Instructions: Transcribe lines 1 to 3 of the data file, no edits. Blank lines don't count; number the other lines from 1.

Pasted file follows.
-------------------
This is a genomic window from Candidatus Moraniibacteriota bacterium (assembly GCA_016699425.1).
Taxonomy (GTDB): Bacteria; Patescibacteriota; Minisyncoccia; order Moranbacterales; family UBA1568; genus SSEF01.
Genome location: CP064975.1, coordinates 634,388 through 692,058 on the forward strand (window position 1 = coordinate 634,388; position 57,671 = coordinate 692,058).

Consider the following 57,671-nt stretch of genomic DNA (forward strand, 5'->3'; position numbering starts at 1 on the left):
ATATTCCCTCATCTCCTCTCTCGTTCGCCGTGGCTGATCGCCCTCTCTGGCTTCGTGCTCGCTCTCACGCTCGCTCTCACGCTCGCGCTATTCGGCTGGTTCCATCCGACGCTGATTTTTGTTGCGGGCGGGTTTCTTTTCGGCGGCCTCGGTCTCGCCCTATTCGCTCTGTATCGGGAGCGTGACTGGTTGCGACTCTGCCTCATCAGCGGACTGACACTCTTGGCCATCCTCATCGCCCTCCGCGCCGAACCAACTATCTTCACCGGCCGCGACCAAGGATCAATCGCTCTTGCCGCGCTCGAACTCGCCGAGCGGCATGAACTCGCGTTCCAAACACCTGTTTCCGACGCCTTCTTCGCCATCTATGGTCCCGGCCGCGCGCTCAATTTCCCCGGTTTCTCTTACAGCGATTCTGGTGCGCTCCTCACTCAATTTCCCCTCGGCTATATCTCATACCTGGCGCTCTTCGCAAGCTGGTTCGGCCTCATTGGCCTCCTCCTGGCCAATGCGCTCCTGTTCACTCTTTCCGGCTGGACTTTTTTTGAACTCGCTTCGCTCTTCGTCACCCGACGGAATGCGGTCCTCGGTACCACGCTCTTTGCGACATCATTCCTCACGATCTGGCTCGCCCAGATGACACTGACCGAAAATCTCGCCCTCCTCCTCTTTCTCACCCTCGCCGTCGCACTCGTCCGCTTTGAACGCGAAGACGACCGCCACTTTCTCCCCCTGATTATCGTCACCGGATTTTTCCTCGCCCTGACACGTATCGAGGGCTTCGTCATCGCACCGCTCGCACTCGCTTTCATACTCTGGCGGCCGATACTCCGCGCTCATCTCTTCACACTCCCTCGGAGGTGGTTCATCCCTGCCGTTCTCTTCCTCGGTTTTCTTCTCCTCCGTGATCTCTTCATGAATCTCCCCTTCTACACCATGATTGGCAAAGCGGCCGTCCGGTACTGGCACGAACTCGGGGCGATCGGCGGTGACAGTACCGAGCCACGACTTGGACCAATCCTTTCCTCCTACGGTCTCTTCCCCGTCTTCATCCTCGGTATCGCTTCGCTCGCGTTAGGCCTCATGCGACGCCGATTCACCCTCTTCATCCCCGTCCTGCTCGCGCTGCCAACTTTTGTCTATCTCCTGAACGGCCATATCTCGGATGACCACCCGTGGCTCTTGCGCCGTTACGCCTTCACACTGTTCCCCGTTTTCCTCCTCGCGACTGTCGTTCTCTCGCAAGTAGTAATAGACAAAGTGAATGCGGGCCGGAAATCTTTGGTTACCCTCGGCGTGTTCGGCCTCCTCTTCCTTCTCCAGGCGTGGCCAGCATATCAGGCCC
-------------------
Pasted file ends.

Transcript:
This is a genomic window from Candidatus Moraniibacteriota bacterium (assembly GCA_016699425.1).
Taxonomy (GTDB): Bacteria; Patescibacteriota; Minisyncoccia; order Moranbacterales; family UBA1568; genus SSEF01.
Genome location: CP064975.1, coordinates 634,388 through 692,058 on the forward strand (window position 1 = coordinate 634,388; position 57,671 = coordinate 692,058).